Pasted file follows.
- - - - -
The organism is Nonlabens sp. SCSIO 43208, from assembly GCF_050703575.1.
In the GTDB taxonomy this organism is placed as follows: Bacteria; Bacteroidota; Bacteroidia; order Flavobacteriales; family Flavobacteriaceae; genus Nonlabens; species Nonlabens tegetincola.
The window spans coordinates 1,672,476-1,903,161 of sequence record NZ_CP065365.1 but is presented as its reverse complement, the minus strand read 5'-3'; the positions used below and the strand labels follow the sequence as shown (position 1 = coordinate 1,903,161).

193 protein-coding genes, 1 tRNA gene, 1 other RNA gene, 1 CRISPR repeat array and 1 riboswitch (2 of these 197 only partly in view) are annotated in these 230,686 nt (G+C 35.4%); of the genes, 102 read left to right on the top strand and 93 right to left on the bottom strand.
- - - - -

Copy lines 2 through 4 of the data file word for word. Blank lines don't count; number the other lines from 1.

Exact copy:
In the GTDB taxonomy this organism is placed as follows: Bacteria; Bacteroidota; Bacteroidia; order Flavobacteriales; family Flavobacteriaceae; genus Nonlabens; species Nonlabens tegetincola.
The window spans coordinates 1,672,476-1,903,161 of sequence record NZ_CP065365.1 but is presented as its reverse complement, the minus strand read 5'-3'; the positions used below and the strand labels follow the sequence as shown (position 1 = coordinate 1,903,161).

193 protein-coding genes, 1 tRNA gene, 1 other RNA gene, 1 CRISPR repeat array and 1 riboswitch (2 of these 197 only partly in view) are annotated in these 230,686 nt (G+C 35.4%); of the genes, 102 read left to right on the top strand and 93 right to left on the bottom strand.